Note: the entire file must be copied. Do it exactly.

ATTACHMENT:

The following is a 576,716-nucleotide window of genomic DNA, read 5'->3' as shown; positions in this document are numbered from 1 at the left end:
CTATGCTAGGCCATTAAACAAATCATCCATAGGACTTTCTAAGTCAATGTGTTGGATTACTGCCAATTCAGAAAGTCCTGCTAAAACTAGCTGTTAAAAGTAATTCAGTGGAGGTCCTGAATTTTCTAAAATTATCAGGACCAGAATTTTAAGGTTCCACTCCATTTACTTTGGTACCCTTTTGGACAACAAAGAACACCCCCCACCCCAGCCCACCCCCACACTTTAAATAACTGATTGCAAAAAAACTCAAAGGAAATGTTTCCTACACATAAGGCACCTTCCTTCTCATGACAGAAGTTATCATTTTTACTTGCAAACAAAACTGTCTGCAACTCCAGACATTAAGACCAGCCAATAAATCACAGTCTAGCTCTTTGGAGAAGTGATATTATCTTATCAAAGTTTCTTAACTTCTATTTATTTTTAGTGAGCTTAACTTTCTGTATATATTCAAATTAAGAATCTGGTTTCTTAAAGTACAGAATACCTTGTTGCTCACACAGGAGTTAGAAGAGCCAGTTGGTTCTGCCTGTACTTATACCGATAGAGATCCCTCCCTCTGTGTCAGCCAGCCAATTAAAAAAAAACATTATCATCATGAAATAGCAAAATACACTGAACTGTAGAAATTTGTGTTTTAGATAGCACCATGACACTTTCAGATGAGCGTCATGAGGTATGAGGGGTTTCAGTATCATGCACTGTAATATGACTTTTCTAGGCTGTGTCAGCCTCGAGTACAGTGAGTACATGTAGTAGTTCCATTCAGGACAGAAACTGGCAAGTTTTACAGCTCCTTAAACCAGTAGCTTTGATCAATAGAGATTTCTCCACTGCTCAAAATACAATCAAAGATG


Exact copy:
The following is a 576,716-nucleotide window of genomic DNA, read 5'->3' as shown; positions in this document are numbered from 1 at the left end:
CTATGCTAGGCCATTAAACAAATCATCCATAGGACTTTCTAAGTCAATGTGTTGGATTACTGCCAATTCAGAAAGTCCTGCTAAAACTAGCTGTTAAAAGTAATTCAGTGGAGGTCCTGAATTTTCTAAAATTATCAGGACCAGAATTTTAAGGTTCCACTCCATTTACTTTGGTACCCTTTTGGACAACAAAGAACACCCCCCACCCCAGCCCACCCCCACACTTTAAATAACTGATTGCAAAAAAACTCAAAGGAAATGTTTCCTACACATAAGGCACCTTCCTTCTCATGACAGAAGTTATCATTTTTACTTGCAAACAAAACTGTCTGCAACTCCAGACATTAAGACCAGCCAATAAATCACAGTCTAGCTCTTTGGAGAAGTGATATTATCTTATCAAAGTTTCTTAACTTCTATTTATTTTTAGTGAGCTTAACTTTCTGTATATATTCAAATTAAGAATCTGGTTTCTTAAAGTACAGAATACCTTGTTGCTCACACAGGAGTTAGAAGAGCCAGTTGGTTCTGCCTGTACTTATACCGATAGAGATCCCTCCCTCTGTGTCAGCCAGCCAATTAAAAAAAAACATTATCATCATGAAATAGCAAAATACACTGAACTGTAGAAATTTGTGTTTTAGATAGCACCATGACACTTTCAGATGAGCGTCATGAGGTATGAGGGGTTTCAGTATCATGCACTGTAATATGACTTTTCTAGGCTGTGTCAGCCTCGAGTACAGTGAGTACATGTAGTAGTTCCATTCAGGACAGAAACTGGCAAGTTTTACAGCTCCTTAAACCAGTAGCTTTGATCAATAGAGATTTCTCCACTGCTCAAAATACAATCAAAGATG